Acupuncturist Nityamo Lian, who spends much of her time inserting acupuncture needles into clients at a clinic in the Northeast Heights, traveled to the South Valley recently to another clinic, La Plazita Institute.
“Can you do my ears?” Lian said to Denise Griego de Angel, a curandera (Spanish for female healer) at La Plazita Institute.
Lian sat upright in a chair at the Institute, which provides social and community services. Then, after a few minutes of Griego de Angel’s bilateral handiwork, Lian relaxed for about 30 minutes with sterile acupuncture needles placed strategically in five key points in her ears.
Griego de Angel is one of the people Lian has trained to perform acudetox, a niche area of acupuncture in which needles are inserted only into clients’ outer ears to provide relaxation and calmness, and to help reduce chemical dependencies.
Traditional acupuncture, an ancient practice in which needles are inserted, painlessly or near-painlessly, into spots on the limbs and head as well, takes as long as three years to learn. But acudetox is a more specific practice that can be taught in about a week, with trainees learning only ear points in which to place needles.
After trainees complete an internship under the supervision of acupuncturists like Lian, they can perform the service for people who are withdrawing from cocaine, heroin and other drugs.
During Lian’s visit, Griego de Angel also offered acudetox to two women who reclined in chairs in a large open room. While they sat still, she inserted needles around the ridges of their ears.
Other facilities around Albuquerque where acudetox is offered for free or by donation include Healthcare for the Homeless and Casa de Salud.
It’s a practice supported by the Santa Fe-based New Mexico Board of Acupuncture and Oriental Medicine. “All treatment programs focused on disease prevention, harm reduction or the treatment or prevention of alcoholism, substance abuse or chemical dependency that are officially recognized by a federal, state or local government agency shall automatically be approved by the board,” an amendment on its website states.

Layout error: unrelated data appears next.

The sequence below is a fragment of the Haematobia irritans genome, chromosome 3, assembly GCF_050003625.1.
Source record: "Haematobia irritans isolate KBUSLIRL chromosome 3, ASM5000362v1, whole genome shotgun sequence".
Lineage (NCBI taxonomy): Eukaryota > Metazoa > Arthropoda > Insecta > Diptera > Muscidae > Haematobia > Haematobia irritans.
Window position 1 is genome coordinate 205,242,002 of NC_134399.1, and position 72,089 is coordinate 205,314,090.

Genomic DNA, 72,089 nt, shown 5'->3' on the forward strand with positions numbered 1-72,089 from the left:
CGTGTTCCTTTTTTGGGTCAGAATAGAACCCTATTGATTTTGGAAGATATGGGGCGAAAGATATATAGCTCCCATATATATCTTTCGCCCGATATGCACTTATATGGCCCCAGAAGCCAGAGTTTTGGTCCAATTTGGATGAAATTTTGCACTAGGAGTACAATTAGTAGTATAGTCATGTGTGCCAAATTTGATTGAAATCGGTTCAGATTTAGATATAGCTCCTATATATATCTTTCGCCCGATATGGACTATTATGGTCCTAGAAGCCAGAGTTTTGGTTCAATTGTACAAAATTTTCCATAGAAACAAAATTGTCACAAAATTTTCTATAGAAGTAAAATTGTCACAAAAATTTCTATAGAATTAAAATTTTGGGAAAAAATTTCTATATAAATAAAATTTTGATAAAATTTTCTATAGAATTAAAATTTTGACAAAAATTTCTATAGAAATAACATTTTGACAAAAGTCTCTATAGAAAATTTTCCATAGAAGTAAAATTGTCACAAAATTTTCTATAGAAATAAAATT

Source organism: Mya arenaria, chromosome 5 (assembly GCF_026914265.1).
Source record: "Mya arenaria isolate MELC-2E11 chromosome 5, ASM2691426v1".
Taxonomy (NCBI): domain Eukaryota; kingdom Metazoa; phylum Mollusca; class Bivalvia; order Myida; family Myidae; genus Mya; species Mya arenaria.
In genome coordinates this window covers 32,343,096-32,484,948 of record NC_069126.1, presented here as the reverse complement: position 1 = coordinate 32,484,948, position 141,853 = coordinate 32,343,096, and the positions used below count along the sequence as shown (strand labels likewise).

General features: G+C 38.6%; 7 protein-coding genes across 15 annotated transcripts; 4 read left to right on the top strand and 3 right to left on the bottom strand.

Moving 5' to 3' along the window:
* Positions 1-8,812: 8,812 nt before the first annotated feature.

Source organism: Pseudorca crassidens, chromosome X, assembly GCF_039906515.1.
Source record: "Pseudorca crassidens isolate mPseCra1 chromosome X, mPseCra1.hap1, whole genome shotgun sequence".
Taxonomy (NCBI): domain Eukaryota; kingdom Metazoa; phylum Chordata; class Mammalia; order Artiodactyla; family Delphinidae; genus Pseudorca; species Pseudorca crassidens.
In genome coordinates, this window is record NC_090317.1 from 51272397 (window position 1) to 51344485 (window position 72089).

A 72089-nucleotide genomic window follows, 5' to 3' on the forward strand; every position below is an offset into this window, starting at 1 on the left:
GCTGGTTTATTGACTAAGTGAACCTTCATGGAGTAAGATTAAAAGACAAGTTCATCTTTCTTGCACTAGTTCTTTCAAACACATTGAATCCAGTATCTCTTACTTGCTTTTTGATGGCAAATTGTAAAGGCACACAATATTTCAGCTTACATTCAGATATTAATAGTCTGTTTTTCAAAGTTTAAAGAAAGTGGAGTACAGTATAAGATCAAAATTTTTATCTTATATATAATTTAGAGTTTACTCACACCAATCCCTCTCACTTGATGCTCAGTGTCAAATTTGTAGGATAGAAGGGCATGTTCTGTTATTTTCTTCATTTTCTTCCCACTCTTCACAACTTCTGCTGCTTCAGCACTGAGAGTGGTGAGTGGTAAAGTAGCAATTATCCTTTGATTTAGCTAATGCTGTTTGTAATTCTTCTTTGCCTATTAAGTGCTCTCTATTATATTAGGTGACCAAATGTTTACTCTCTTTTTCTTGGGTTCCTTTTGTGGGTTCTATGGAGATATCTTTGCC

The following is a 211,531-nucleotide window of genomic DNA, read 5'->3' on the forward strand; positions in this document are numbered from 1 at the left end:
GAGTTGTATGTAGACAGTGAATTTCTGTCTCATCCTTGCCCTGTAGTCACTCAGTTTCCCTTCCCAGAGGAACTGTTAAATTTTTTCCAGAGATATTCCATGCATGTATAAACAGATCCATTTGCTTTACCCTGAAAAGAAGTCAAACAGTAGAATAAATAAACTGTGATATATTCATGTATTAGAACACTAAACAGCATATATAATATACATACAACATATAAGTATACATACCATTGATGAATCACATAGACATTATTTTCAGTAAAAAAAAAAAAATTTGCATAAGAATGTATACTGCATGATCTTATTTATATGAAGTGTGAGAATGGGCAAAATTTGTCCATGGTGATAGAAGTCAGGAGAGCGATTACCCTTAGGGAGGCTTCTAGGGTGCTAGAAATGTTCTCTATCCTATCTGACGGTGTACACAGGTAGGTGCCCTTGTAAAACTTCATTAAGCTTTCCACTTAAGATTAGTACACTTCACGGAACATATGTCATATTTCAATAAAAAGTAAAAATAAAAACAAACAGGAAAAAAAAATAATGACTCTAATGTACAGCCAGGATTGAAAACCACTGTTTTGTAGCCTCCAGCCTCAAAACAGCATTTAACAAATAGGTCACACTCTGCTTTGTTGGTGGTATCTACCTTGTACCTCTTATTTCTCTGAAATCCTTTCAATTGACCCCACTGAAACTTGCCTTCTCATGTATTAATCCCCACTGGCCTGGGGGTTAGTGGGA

Griego de Angel, who spent more than 30 hours over a four-day period to complete her training last May, estimates that she has needled about 200 people. “It falls in line with what we do already in helping people trying to heal themselves,” she said.
When asked what made her want to get the training, she said: “Since it’s helping people who are trying to prevent addiction, I thought it would be a perfect fit with what I’m already doing.” That includes providing bodywork, limpias, also known as an individual spiritual cleansing sometimes done by sweeping the body with herbs; cupping, a form of acupuncture where glass, bamboo or earthenware cups are placed on the skin to create suction that is said to mobilize blood flow to promote healing of medical ailments; and house blessings, in which the energy of the home environment is cleansed to generate blessings of peace, harmony and prosperity.
A motivator for her is clients’ positive feedback. Sometimes, she said, “when people have had it done, they come back and they say, ‘That’s the best I’ve slept in a long time.’ When I get good feedback from it, that helps me a lot.”
According to Lian, more than 170 people have been trained to become acudetox specialists in New Mexico, with more than half of them already certified by the Board of Acupuncture and Oriental Medicine. More than 20 acupuncturists statewide have been approved by the board to serve as supervisors to trainees, and of them 10 are, like her, actively supervising.
In one study she provided the board in 2012, 20 clients rated from one to five their feelings in 10 areas before and after their treatments, including back pain, depression, irritability, cravings, anxiety, stress and other challenges. “Clients showed the largest average change in levels of stress, anxiety and irritability levels with an average improvement of 2 or more points before and after treatment,” the study showed.
According to the National Acupuncture Detoxification Association, the prevalence and appropriateness of acupuncture for addictions is well-established. “The U.S. federal government’s Center for Substance Abuse Treatment, the United Nations, the State of New Mexico, as well as the U.S. Department of Defense/Veteran’s Affairs have each published best practice guidelines that address the value of acupuncture for chemical dependency,” the site states.
A study published in the Journal of Substance Abuse Treatment, titled Acupuncture Heroin Detoxification: A Single Blind Trial, randomly assigned 100 addicted people to get either acudetox treatments or sham treatments with ear points that weren’t on target. Although the study had a high drop-out rate, it found that “subjects assigned to the standard treatment attended the acupuncture clinic more days and stayed in treatment longer than those assigned to the sham condition.”